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New rules over storage of catalytic converters

Metal recyclers have welcomed temporary regulations around the storage of catalytic converters, designed to protect workers’ health.

The Environment Agency (EA) has issued a  regulatory position statement (RPS) that applies to any metal recycling site with a permit that allows the storage of catalytic converters.

Catalytic converters, including diesel particulate filters (DPFs), may contain refractory ceramic fibre (RCF) matting that is considered to be hazardous waste, and businesses must use the List of Waste code 16 01 21* on consignment notes and waste returns.

If the existing permit does not allow waste with that code to be accepted, the operator has until 31 August 2017 to vary its permit.

The EA says sites complying with the conditions of the RPS can continue to bulk up and store whole catalytic converters during this process.

Howard Bluck, technical director of the British Metals Recycling Association, said the temportary RPS was a natural response to concerns over the health of workers in the end-of-life vehicle sector.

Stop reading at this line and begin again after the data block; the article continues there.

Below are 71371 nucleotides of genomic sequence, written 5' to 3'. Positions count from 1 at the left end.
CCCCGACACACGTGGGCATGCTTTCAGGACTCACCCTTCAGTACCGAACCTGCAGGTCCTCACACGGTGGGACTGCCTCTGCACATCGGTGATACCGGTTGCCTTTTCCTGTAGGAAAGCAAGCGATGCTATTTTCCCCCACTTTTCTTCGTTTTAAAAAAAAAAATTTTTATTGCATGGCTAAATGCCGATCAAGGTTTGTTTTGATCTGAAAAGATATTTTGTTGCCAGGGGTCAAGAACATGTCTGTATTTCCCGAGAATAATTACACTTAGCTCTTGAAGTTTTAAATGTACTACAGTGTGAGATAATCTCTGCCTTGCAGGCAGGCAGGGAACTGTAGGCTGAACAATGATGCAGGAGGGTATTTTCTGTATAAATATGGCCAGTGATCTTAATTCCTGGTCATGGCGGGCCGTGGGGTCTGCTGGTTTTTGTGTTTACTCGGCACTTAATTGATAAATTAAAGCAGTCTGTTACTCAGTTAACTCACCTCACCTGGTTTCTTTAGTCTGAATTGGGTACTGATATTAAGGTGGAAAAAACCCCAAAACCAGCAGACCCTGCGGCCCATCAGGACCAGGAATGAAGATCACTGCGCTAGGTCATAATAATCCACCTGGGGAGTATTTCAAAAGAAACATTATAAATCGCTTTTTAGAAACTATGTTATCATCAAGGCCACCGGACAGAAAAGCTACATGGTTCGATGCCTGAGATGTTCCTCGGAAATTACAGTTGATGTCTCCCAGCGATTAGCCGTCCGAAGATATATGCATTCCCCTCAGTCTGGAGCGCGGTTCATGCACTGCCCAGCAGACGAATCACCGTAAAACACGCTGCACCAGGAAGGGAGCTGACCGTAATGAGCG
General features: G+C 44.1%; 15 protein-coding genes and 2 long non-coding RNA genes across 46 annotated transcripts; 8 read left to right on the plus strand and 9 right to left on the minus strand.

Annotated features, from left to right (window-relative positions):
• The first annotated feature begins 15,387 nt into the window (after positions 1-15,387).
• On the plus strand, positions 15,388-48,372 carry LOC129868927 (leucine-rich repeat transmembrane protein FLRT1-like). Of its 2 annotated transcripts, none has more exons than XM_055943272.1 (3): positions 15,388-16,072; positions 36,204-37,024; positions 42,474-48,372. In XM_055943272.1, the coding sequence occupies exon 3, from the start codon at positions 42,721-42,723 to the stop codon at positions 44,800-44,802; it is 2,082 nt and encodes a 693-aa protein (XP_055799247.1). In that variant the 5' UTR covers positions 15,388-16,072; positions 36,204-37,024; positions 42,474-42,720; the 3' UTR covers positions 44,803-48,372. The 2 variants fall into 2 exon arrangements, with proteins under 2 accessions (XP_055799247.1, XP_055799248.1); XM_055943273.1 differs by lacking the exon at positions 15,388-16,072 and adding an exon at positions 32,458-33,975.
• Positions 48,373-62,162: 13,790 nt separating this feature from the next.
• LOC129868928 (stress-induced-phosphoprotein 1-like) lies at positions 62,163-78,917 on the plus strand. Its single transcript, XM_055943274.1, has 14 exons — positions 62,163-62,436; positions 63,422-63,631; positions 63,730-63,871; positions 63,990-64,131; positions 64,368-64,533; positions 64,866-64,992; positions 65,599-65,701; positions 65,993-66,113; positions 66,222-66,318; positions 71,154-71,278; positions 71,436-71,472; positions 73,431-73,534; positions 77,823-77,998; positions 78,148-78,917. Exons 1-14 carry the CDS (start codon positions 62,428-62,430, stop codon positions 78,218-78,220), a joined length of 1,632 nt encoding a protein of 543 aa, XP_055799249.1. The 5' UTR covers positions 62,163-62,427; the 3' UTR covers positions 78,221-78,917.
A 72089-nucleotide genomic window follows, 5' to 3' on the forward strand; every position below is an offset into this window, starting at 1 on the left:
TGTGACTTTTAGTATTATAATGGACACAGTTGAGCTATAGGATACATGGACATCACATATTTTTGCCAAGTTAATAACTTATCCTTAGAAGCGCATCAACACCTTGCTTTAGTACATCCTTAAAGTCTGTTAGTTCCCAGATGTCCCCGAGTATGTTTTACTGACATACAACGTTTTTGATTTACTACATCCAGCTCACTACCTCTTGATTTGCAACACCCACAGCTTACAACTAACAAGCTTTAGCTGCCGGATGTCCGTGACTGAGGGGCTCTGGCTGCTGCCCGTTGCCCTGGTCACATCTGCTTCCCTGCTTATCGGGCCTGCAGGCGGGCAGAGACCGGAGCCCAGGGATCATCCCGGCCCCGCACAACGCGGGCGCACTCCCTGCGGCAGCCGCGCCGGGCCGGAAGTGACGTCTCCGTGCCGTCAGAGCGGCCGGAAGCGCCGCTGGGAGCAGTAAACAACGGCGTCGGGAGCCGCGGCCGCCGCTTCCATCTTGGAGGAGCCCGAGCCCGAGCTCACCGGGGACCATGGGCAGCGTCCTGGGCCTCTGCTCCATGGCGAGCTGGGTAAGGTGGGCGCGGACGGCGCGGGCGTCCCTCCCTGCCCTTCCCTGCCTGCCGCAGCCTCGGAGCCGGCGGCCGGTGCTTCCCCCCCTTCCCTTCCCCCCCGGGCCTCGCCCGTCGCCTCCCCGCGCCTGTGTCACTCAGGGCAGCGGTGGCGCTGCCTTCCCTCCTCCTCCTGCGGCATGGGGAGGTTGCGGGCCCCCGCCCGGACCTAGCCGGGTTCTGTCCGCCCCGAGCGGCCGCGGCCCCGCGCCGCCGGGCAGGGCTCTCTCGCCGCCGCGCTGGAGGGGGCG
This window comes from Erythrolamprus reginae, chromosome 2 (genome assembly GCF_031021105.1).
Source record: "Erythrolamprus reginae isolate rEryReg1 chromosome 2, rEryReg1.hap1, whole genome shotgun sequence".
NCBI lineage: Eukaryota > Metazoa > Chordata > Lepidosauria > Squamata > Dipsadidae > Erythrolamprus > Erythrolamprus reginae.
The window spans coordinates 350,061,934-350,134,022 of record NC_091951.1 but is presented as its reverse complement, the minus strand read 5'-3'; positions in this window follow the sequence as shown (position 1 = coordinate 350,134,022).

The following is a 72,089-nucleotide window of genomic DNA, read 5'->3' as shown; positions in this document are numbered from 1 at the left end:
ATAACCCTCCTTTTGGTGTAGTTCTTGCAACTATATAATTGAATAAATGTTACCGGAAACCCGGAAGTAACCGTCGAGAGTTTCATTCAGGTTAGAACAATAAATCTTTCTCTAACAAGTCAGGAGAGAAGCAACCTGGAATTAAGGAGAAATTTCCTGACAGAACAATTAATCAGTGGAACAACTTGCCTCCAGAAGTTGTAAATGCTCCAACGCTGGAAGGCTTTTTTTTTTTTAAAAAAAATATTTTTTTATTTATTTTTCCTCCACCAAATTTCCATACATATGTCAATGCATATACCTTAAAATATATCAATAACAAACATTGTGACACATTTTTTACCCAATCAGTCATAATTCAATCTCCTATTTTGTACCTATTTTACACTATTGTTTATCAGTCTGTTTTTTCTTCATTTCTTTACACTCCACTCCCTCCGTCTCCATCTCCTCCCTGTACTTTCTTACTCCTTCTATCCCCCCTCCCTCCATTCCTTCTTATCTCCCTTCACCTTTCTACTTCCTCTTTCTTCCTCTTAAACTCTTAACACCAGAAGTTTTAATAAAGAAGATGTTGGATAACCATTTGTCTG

“Since many RCFs are classified as a Category 2 carcinogen, there are concerns among the industry regarding the long-term health effects associated with occupational exposure. Additionally, many are concerned that they may face future compensation claims from workers exposed to RCF that go on to develop illnesses including respiratory illness, lung cancer or mesothelioma.”

Bluck said the BMRA was working closely with the EA and the Health & Safety Executive, and seeking information from vehicle manufacturers on the historic and current use of RCF in catalytic convertors.

“We want to ensure that the health and safety of workers in the metal recycling industry is protected and that any environmental risks associated with our activities are properly managed and minimised,” he said.

Operators must:

  • have an environmental permit that allows them to accept List of Waste code 16 01 22 or non-hazardous catalytic converters
  • comply fully with the requirements of the hazardous waste regulations, such as using consignment notes and completing consignee returns
  • store and transport the catalytic converters and DPFs in a way that does not result in piercing or damage to the metal casing
  • double-bag in a minimum of 400-gauge polyethylene, or wrap in a minimum of 400-gauge polyethylene sheeting, any catalytic converter unit or DPF with a damaged metal casing

Operators must not:

  • store more than 50 tonnes of hazardous waste, including catalytic converters containing RCF, at their site at any one time
  • treat (de-can) or carry out further processing of catalytic converters or DPFs on-site

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